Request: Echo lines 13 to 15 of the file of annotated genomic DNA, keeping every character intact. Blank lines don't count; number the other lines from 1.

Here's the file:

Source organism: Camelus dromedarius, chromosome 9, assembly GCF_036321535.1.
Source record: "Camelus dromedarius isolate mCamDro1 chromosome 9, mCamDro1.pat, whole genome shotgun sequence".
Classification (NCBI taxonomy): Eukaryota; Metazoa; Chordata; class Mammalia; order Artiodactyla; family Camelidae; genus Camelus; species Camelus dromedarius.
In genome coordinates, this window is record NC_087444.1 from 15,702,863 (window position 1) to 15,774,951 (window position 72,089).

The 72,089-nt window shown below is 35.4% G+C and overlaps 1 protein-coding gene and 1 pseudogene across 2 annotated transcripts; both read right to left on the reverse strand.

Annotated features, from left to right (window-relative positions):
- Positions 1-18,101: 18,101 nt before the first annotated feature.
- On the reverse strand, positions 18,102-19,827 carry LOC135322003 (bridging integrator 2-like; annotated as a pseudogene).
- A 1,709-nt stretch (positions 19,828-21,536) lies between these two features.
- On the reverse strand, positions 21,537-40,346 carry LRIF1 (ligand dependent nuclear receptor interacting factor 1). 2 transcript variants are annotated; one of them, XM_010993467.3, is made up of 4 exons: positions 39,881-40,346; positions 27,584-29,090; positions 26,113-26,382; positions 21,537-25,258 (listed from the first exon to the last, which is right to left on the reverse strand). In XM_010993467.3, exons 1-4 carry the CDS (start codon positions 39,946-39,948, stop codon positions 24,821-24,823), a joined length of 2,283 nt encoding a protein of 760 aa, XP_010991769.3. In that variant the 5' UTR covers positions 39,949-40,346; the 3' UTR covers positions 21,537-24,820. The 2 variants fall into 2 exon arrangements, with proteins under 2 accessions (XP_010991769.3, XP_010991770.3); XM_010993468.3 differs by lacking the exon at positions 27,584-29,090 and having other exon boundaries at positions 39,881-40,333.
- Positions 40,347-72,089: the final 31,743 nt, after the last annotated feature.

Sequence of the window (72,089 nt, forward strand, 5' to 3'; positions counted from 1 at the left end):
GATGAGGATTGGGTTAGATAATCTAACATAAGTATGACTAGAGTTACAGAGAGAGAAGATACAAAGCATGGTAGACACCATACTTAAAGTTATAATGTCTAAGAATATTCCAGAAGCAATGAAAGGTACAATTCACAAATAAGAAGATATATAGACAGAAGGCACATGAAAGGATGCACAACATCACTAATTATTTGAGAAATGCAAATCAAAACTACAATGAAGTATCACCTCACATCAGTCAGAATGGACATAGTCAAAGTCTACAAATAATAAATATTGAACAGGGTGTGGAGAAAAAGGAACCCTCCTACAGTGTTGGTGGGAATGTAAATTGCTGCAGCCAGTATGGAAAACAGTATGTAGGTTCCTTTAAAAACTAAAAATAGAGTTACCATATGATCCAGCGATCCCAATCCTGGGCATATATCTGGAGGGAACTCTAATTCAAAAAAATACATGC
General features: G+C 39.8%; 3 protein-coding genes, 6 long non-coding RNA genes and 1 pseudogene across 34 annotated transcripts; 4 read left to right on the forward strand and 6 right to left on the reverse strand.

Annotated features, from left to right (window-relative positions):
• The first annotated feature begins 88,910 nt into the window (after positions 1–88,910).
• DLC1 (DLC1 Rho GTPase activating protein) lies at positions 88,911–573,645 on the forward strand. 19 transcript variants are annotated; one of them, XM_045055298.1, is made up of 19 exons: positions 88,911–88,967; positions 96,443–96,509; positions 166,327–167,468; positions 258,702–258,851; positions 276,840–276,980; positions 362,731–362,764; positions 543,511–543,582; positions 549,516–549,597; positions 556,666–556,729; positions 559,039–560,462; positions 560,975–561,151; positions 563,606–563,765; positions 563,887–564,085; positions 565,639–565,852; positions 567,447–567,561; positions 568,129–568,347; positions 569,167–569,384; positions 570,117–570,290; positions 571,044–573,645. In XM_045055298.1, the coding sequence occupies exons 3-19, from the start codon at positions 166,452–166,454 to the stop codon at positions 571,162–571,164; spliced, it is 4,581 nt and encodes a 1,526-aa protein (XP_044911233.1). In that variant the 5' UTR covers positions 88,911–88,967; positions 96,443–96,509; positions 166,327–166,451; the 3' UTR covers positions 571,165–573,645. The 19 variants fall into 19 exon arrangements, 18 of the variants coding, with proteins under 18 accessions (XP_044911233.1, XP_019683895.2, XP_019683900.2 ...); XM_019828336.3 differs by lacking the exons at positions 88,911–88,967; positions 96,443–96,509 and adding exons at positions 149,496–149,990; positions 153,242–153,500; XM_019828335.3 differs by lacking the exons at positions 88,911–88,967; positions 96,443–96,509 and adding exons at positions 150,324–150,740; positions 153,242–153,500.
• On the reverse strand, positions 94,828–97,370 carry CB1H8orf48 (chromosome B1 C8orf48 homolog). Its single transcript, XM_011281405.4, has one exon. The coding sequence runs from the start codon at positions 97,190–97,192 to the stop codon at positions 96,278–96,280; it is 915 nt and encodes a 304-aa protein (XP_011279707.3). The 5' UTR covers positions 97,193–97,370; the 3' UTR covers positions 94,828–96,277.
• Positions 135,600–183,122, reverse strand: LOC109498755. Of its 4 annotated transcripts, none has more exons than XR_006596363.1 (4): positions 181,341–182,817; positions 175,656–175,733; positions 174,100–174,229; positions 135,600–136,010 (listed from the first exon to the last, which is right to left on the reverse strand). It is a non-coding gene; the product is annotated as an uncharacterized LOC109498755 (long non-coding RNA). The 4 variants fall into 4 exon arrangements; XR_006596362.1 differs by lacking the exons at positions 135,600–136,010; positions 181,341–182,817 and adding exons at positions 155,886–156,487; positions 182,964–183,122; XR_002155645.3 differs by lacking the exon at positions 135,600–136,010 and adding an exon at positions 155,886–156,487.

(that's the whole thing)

GATGAGGATTGGGTTAGATAATCTAACATAAGTATGACTAGAGTTACAGAGAGAGAAGATACAAAGCATGGTAGACACCATACTTAAAGTTATAATGTCTAAGAATATTCCAGAAGCAATGAAAGGTACAATTCACAAATAAGAAGATATATAGACAGAAGGCACATGAAAGGATGCACAACATCACTAATTATTTGAGAAATGCAAATCAAAACTACAATGAAGTATCACCTCACATCAGTCAGAATGGACATAGTCAAAGTCTACAAATAATAAATATTGAACAGGGTGTGGAGAAAAAGGAACCCTCCTACAGTGTTGGTGGGAATGTAAATTGCTGCAGCCAGTATGGAAAACAGTATGTAGGTTCCTTTAAAAACTAAAAATAGAGTTACCATATGATCCAGCGATCCCAATCCTGGGCATATATCTGGAGGGAACTCTAATTCAAAAAAATACATGC
General features: G+C 39.8%; 3 protein-coding genes, 6 long non-coding RNA genes and 1 pseudogene across 34 annotated transcripts; 4 read left to right on the forward strand and 6 right to left on the reverse strand.

Annotated features, from left to right (window-relative positions):